There seems to be a new scientific study published every day—like this one that alleges that eating cheese every day might actually be healthy. Understandably, many of these studies fly under the radar — but two recently published reports regarding cybersecurity and health care should not. These two reports show that the healthcare industry in particular is continuing to struggle with cybersecurity issues. Understanding the vulnerabilities revealed by these studies is important to healthcare organizations attempting to reduce their cybersecurity risks and legal liabilities.… More
Tag Archives: Encryption
Presentation: The Legal Benefits and Practical Problems of Data Encryption in the Workplace (and Elsewhere)
Partner Colin Zick was recently invited to speak to the Union College Computer Science Department’s Seminar Series. His presentation addressed the difficulties in implementing encryption in the workplace, the challenges to encryption from law enforcement, and the future of encryption in light of U.S. v. Microsoft and the coming GDPR.
Hospitals are increasingly the target of hackers, particularly in the form of “ransomware.” What follows is a primer on ransomware and how to avoid being a target of it.
What is ransomware?
State Securities Regulators in Massachusetts and Illinois Survey Investment Advisors on Cybersecurity Practices
Picking up on the SEC’s initiative to assess cybersecurity preparedness discussed here previously, state securities regulators in Massachusetts and Illinois sent to investment advisors registered in their respective states a survey on their cybersecurity practices.
The Massachusetts surveys were sent on June 3 and a response is due on June 24. William F. Galvin, Secretary of the Commonwealth, whose jurisdiction includes the Massachusetts Securities Division,… More
I usually do not re-post directly from the FTC, but given the timeliness of the subject, the wide impact of the problem and the technical nature of the issue, I thought it was warranted to re-post the FTC’s guidance on Heartbleed. Talk to your IT folks about this sooner rather than later:
By Nicole Vincent Fleming
April 11, 2014 –… More
It was revealed recently that Sony’s on-line services were the subject of another significant attack. This incident, however, did not exploit a vulnerability in Sony’s security infrastructure so much as it highlighted the cascading effect of data breaches.
Sony Breach Update: The Scope Expands, While Consumers Wait for Answers About How and Why It Happened
The scope of the Sony data breach is growing, but the public focus continues to be on Sony’s actions following the breach, rather than on steps to prevent or mitigate events like these in the first place. As we noted earlier, this focus emphasizes a de facto burden-shifting, in which consumers bear the risk of using on-line or other services, and also are left to face the consequences of any resulting identity theft.… More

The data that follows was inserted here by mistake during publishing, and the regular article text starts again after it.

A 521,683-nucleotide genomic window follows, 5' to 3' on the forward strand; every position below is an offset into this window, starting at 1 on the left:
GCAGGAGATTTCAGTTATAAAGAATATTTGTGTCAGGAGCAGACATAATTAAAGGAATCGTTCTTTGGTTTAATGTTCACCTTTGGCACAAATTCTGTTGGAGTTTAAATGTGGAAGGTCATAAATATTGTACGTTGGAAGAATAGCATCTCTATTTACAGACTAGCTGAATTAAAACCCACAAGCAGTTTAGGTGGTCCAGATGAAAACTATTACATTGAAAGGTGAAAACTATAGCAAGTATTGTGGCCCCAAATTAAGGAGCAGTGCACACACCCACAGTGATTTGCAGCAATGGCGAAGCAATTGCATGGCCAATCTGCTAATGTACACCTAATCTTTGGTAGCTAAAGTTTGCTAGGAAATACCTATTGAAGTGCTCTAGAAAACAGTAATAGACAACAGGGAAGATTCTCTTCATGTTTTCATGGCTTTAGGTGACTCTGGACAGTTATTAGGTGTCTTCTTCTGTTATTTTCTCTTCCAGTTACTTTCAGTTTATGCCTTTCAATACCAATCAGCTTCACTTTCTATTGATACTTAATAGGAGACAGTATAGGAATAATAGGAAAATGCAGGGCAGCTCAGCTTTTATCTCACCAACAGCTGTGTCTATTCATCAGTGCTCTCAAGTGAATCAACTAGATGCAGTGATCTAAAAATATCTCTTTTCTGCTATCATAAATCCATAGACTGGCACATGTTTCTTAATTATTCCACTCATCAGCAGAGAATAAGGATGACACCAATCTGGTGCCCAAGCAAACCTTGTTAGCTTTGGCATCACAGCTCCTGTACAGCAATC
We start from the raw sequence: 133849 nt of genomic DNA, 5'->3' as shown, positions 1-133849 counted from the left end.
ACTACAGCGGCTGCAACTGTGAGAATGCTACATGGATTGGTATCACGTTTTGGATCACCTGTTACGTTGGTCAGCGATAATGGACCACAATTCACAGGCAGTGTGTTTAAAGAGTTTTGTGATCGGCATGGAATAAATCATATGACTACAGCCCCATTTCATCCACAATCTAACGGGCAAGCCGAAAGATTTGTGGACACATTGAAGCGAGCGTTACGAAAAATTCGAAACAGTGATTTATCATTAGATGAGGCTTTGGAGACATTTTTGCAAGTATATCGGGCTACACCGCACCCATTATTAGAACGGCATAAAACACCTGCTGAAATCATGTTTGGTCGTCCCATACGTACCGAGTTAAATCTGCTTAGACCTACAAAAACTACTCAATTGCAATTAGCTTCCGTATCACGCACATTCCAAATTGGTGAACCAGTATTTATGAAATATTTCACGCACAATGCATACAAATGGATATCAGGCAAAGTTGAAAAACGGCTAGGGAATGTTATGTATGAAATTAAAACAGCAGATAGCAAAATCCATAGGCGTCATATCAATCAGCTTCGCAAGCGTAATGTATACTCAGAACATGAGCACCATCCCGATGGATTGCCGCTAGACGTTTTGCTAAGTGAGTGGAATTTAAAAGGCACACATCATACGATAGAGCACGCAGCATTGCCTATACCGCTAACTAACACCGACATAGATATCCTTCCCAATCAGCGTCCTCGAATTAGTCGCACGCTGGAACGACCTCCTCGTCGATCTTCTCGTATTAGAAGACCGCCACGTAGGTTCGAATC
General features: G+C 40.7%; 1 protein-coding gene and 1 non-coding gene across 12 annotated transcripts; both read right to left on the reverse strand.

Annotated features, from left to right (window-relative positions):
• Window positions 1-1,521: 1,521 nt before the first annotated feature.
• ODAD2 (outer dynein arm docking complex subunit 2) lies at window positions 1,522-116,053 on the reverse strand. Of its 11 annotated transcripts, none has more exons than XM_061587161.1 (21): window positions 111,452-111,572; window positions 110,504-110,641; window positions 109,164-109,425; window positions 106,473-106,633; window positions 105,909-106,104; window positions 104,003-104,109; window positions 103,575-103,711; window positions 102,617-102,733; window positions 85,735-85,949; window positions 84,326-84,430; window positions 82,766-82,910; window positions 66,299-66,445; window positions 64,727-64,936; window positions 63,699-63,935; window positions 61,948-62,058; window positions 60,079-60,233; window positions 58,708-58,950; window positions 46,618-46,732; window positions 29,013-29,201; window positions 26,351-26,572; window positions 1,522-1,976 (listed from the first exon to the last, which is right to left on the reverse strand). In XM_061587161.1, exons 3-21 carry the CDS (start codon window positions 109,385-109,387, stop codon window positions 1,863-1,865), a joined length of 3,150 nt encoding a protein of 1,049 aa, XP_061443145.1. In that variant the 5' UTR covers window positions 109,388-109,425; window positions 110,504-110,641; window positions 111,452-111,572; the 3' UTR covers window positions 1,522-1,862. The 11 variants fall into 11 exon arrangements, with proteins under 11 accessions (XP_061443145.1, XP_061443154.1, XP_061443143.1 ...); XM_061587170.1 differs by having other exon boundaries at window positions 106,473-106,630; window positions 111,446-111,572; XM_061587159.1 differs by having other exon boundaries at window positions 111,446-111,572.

You Call That a Password? Passwords Used to Protect Personal Health Information in Clinical Trials Are Cracked More Than 90% of the Time
In a recent article in the Journal of Medical Internet Research, the strength of passwords in clinical trials was analyzed. In all cases that were examined, "the recovered passwords were poorly constructed, with names of local locations (e.g., “ottawa”), names of animals (e.g., “cobra”), car brands (e.g., “nissan”), and common number sequences (e.g., “123”)."
This week cryptographers Karsten Nohl from University of Virginia and Erik Tews of the Darmstadt University of Technology announced that they had broken the DECT encryption standard. Who cares, you ask? The Digital Enhanced Cordless Telecommunications or DECT standard is what prevents someone parked outside your house from being able to listen in on telephone conversations you are having on your 1.9 GHz DECT cordless phone. (So, that’s what that label on the receiver means.)
Nohl told Dan Goodin from The Register that he cracked the code by putting the DECT chip under the electron microscope and then comparing his findings with information disclosed in the published patent(s). … More
In the first instance of a state attorney general exercising the new powers granted by the Health Information Technology for Economic and Clinical Health Act ("HITECH Act"), Connecticut Attorney General Richard Blumenthal (and recently announced candidate for the U.S. Senate) filed suit today against Health Net of Connecticut, Inc. for failing to secure private patient medical records and financial information involving 446,000 enrollees in Connecticut and for failing to promptly notify consumers of the security breach.… More